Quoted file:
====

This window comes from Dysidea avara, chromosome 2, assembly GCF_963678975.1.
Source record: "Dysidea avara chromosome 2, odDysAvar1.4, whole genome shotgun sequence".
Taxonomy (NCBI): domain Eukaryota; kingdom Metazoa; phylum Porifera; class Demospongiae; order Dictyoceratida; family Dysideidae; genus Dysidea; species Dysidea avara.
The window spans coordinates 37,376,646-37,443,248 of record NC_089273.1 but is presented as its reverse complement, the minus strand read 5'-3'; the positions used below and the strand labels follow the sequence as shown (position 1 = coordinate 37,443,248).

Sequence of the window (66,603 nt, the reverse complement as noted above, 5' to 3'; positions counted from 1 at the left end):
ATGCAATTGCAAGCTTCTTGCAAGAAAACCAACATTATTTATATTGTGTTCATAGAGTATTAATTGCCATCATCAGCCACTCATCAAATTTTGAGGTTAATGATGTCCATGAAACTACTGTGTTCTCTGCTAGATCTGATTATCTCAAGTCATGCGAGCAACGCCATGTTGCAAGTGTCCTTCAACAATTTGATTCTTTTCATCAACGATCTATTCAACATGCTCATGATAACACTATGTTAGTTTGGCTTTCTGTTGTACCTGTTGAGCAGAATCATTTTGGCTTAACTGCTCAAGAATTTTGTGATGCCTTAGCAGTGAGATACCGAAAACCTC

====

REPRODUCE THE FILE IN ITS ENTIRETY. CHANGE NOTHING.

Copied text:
This window comes from Dysidea avara, chromosome 2, assembly GCF_963678975.1.
Source record: "Dysidea avara chromosome 2, odDysAvar1.4, whole genome shotgun sequence".
Taxonomy (NCBI): domain Eukaryota; kingdom Metazoa; phylum Porifera; class Demospongiae; order Dictyoceratida; family Dysideidae; genus Dysidea; species Dysidea avara.
The window spans coordinates 37,376,646-37,443,248 of record NC_089273.1 but is presented as its reverse complement, the minus strand read 5'-3'; the positions used below and the strand labels follow the sequence as shown (position 1 = coordinate 37,443,248).

Sequence of the window (66,603 nt, the reverse complement as noted above, 5' to 3'; positions counted from 1 at the left end):
ATGCAATTGCAAGCTTCTTGCAAGAAAACCAACATTATTTATATTGTGTTCATAGAGTATTAATTGCCATCATCAGCCACTCATCAAATTTTGAGGTTAATGATGTCCATGAAACTACTGTGTTCTCTGCTAGATCTGATTATCTCAAGTCATGCGAGCAACGCCATGTTGCAAGTGTCCTTCAACAATTTGATTCTTTTCATCAACGATCTATTCAACATGCTCATGATAACACTATGTTAGTTTGGCTTTCTGTTGTACCTGTTGAGCAGAATCATTTTGGCTTAACTGCTCAAGAATTTTGTGATGCCTTAGCAGTGAGATACCGAAAACCTC